Police and LOCOM and the Municipal Court are housed in City Hall. Their space is significantly undersized based on their current functions and associated space needs. There are several necessary Police/LOCOM program elements that cannot be accomodated today due to existing space constraints including Suspect Holding Cells, Staff Fitness, In-Custody Report Writing and Processing, and Hazardous Materials Storage rooms. These items are needed to support the current functions of the department. There is inadequate space for any growth of the Department or expansion of services. There are other security issues with the Municipal Court, Police facility and the movement of persons in custody in and throughout the building.
City Hall has multiple and significant deficiencies and studies have determined that replacing the existing building would be the most cost effective approach to addressing the multiple deficiencies identified. Significant building deficiencies include: lack of building and operational security, failing exterior cladding system (EIFS) and related water intrusion and mold growth within the exterior wall assembly, insect infestation within the exterior cladding system, failing window system and related flashings, failing mechanical systems and electrical systems at maximum capacity. Additionally, the building does not meet accessibility requirements of the ADA and ADAAG. Currently identified as an ‘Essential Facility’ as required for Police and LOCOM Departments, the building does not meet the related seismic requirements and getting the first responder functions into a seismically safe facility, as well as addressing other safety issues in the facility, is a high priority.
In 2009, City Council responded to the SERA report by adopting strategies and guiding principles for improving city-owned facilities. One of the near term priorities was to provide a new public safety facility for Police, LOCOM and Municipal Court. The first step in addressing this issue is to select an appropriate site for such a facility. A site analysis conducted in 2010 co-located a new Police, LOCOM and Municipal Court facility with a community center at the West End property. A subsequent survey conducted by the City indicated there was not strong support for that extensive of a project. Since then, staff has focused its efforts solely on the public safety facility. Brian C. Jackson, Architect LLC, was hired to conduct a broader city-wide site selection study. In 2011, Mr. Jackson performed an analysis of six sites and prepared a report that he presented at the October 11th Council study session, which is available below. The report includes a synopsis of the sites studied, sites recommended for further consideration, and possible next steps. General discussion by Council members indicated a preference to further consider two of the six sites: Evergreen Downtown and West End Building sites.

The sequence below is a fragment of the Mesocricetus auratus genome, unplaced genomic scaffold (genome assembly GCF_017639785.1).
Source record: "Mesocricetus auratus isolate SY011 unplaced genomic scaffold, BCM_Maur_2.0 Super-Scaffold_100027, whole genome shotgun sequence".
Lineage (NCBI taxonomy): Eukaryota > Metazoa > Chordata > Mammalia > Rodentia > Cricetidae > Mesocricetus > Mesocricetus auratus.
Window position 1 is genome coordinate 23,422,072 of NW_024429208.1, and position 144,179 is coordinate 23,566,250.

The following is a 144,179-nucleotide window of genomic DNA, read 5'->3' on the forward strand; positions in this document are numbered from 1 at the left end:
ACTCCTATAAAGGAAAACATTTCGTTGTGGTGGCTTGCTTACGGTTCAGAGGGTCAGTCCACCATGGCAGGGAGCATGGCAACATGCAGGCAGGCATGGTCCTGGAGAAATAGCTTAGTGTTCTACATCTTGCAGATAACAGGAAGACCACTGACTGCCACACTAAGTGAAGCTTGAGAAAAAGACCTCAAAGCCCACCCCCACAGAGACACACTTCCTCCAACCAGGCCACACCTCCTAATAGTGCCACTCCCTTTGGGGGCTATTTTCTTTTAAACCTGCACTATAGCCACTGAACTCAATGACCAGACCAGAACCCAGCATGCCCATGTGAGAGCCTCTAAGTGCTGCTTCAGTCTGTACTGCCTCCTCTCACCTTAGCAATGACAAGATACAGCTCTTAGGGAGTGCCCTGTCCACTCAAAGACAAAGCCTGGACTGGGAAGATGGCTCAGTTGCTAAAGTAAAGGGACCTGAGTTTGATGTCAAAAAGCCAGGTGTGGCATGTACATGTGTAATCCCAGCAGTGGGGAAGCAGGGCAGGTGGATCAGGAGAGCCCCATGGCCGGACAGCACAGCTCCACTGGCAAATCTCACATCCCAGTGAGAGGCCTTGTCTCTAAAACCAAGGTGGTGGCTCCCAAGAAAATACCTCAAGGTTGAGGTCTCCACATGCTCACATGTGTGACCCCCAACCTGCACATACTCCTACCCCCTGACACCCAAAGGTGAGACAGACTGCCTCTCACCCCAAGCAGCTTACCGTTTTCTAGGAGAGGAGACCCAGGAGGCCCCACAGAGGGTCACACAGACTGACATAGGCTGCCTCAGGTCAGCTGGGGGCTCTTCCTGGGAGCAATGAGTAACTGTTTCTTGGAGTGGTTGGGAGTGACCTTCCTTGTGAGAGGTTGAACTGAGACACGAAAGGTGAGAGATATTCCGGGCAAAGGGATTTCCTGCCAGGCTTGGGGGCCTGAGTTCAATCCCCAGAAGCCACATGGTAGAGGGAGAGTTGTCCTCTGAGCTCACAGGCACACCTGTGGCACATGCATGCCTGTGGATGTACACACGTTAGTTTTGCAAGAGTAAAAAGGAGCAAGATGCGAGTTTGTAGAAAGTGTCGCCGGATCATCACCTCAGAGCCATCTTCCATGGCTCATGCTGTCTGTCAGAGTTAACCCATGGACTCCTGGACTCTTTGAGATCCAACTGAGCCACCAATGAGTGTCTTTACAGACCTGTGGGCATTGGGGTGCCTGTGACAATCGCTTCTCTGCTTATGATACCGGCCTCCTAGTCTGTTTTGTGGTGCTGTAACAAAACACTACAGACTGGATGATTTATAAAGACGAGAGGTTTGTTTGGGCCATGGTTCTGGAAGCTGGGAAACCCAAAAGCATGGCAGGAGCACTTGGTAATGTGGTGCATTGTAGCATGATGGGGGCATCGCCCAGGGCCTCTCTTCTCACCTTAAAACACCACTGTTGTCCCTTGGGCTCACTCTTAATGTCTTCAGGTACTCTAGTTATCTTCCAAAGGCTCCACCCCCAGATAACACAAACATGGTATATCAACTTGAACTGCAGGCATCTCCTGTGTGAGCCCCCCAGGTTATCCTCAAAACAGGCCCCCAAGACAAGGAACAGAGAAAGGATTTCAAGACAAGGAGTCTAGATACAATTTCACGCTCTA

The architectural firm Group Mackenzie, was hired in January 2012 to address two outstanding issues identified by Council and based on this new information, reevaluate the differences between the West End Building and Evergreen sites. Outstanding issues were:
• Refining the size of the facility including office and program spaces and parking; and
• Revising the estimated cost of the Evergreen site by leaving Municipal Court in City Hall and eliminating the need to purchase additional property.
Group Mackenzie completed the work and submitted their final report, the Lake Oswego Public Safety Facility Site Selection Refinement Study, available in the link on this page.